Ripple CEO Brad Garlinghouse thinks 2019 will be the year banks start safeguarding customers’ cryptocurrency.
To be clear, he seems to think that’s a good thing.
“I think one of the things that will surprise us a year from now is that banks will be custodying digital assets directly,” said the CEO recently at the Singapore Fintech Festival, as reported by The Daily Hodl.
The banks’ motives, according to Garlinghouse, will include sharing in the profits generated by exchanges. And because Southeast Asia has “this regulatory clarity . . . and there is a lot of progressive, forward thinking,” Garlinghouse thinks banks in the region “will be the first to actually allow for crypto assets custody in their accounts.”
In another conversation from the same conference, Garlinghouse and IMF Deputy General Counsel Ross Leckow laid out some of the reasons Southeast Asia is particularly ripe for the move. The region receives $130 billion in remittances each year—money sent home by citizens abroad. Partly because banks in the region don’t have good global relationships, those remittances are particularly expensive, making crypto solutions (like Ripple’s own) particularly attractive.
Leaving banks in the picture at all is a far cry from Satoshi’s goal of ushering third parties out of the digital monetary system.
That technocratic, utilitarian thinking is precisely on-brand for Garlinghouse and Ripple. From the very start, Ripple wanted to leverage the technical advantages of crypto to reform, rather than overthrow, the existing banking infrastructure. Its goal is to use the pseudo-decentralized XRP network to shave pennies off the cost of international money transmission. That’s a laudable goal—those pennies really add up, especially for the emigrants and refugees who rely on global remittances.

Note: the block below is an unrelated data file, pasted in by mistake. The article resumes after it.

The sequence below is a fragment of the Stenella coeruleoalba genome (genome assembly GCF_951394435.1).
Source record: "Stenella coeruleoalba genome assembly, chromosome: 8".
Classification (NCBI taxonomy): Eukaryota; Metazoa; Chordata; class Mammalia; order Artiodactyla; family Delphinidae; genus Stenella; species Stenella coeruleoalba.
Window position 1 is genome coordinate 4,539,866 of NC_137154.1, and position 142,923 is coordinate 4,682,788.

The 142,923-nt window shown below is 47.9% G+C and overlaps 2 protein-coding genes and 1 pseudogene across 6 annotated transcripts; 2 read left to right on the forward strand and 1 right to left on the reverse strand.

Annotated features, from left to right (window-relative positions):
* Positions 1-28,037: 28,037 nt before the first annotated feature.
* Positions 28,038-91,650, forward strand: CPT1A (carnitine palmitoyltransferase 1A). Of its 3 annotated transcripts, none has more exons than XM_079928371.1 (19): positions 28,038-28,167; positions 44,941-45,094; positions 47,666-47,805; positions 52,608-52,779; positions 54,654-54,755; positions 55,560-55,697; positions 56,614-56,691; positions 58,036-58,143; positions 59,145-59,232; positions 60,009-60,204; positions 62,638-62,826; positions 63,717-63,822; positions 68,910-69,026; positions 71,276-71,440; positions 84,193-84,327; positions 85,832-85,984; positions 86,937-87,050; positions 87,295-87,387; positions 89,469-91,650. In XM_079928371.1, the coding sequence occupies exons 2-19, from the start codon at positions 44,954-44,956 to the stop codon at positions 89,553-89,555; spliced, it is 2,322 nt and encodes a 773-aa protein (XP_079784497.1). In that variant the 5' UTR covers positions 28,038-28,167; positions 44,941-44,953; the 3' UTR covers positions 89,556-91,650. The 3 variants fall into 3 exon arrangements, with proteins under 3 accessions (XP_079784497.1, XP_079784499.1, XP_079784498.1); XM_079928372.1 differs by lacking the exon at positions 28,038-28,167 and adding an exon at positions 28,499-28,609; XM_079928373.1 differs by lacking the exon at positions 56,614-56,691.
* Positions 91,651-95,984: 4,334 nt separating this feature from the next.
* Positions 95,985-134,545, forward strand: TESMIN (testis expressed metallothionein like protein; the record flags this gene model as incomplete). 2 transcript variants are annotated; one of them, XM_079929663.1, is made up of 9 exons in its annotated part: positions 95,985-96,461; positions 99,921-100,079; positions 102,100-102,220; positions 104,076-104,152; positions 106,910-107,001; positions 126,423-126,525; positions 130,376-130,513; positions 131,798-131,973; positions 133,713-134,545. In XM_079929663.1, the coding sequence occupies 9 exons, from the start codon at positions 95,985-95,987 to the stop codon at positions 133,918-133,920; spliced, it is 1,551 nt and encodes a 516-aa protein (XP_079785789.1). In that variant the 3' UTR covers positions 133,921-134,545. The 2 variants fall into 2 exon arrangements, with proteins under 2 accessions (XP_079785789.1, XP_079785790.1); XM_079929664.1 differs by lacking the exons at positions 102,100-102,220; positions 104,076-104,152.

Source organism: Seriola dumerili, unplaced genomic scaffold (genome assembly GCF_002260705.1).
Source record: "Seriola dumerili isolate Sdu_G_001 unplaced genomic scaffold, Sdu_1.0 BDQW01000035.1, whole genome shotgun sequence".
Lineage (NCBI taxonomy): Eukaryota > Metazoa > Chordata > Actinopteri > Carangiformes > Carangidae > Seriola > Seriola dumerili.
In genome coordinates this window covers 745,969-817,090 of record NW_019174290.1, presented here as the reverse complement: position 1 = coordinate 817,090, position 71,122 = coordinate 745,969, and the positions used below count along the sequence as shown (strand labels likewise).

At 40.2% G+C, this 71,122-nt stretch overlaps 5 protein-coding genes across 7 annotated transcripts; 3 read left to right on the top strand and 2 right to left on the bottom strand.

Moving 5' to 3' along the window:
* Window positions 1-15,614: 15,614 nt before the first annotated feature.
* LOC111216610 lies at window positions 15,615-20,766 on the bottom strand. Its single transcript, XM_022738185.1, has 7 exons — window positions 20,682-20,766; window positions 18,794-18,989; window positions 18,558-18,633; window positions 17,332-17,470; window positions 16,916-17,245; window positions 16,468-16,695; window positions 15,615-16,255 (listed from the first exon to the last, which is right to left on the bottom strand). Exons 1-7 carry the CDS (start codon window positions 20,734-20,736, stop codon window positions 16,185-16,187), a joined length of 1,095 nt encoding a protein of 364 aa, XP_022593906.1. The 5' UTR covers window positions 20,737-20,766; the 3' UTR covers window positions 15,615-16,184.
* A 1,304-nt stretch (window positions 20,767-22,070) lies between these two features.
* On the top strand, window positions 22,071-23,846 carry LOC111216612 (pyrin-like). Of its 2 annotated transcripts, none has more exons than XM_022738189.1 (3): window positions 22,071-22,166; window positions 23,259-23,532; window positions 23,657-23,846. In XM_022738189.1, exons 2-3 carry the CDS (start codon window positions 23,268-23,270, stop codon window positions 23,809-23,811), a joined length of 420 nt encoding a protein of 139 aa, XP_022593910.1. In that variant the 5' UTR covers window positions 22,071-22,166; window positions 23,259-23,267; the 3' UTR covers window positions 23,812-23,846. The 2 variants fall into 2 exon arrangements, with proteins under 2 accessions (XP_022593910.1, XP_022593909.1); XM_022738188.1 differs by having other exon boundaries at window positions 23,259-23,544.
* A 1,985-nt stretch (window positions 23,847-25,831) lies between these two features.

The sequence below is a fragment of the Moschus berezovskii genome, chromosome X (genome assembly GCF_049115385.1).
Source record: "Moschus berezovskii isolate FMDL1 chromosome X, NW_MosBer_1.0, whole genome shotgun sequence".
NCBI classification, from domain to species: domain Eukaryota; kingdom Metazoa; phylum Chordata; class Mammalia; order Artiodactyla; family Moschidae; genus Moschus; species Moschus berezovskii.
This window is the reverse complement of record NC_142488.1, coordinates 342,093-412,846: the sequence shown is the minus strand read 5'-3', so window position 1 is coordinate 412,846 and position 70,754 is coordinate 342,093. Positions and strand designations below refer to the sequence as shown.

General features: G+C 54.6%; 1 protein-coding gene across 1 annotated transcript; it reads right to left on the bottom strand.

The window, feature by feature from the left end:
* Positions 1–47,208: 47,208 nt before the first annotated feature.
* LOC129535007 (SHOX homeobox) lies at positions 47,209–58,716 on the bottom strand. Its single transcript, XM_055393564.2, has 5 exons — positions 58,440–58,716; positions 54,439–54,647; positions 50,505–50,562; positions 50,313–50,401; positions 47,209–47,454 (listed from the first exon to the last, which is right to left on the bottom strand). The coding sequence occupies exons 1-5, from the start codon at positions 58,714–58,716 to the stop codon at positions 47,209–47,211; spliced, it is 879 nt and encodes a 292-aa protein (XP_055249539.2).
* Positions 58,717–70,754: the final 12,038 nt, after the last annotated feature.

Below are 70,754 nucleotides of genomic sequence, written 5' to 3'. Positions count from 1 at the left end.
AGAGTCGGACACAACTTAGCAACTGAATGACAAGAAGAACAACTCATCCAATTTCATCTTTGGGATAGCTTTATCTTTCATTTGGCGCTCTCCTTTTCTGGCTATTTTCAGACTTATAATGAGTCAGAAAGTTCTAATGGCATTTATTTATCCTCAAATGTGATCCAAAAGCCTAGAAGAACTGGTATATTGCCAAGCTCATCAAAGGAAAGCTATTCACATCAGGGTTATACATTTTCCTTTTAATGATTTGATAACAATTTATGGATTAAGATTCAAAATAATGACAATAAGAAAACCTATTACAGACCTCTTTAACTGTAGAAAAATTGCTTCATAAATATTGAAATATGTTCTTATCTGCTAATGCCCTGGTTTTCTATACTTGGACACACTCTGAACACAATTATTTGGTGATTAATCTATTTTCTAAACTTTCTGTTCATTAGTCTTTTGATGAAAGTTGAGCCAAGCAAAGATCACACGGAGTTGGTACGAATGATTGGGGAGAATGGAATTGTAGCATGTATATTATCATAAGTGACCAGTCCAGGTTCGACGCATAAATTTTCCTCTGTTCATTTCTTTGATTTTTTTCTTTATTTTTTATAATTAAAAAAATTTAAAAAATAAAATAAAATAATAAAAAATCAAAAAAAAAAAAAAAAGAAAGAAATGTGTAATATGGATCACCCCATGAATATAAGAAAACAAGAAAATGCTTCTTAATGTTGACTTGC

But leaving banks in the picture at all is a far cry from Satoshi’s goal of ushering third parties out of the digital monetary system. For many of the crypto faithful, the idea of a bank holding your crypto for you entirely defeats the purpose of the technology: “Be your own bank” may be the most universally appealing pitch for bitcoin, which lets you store as much money as you like on a thumb drive. The corollary of that is “not your keys, not your crypto”: a warning to control your own private access codes instead of leaving that up to an exchange or other third party. If Ripple supports banks holding crypto, they’re pulling oxygen away from efforts to, for example, spread user-friendly bitcoin wallets that cut out banks entirely.
It’s further worth noting, then, that Garlinghouse projects that banks will be custodying digital assets “directly.” It would likely be very easy for retail banks to simply act as intermediaries connecting customers to trustworthy third-party crypto-custodial services, which are currently popping up like spring daisies. They range from extremely reputable legacy brands like Fidelity’s Digital Asset Services to new but reputable players like DACC (Digital Asset Custody Company).
Banks offering “direct” custody implies that Garlinghouse foresees them building their own custody solutions, or at least operating white-labeled versions of others’ custody tools. Bankers are undoubtedly highly professional (especially when they’re laundering oligarch’s money, concealing the proceeds of drug lords, and helping scam artists loot developing nations), but this sounds like a recipe for disaster. Having mid-level staffers at a growing cluster of banks trying to handle crypto is all too likely to lead to another round of Mt. Gox-style hacks and screwups, with associated anti-fraud fees passed on to customers.
Then we will have truly succeeded in recreating the bad old system within the new one.
Photo: Christopher Michel, Flickr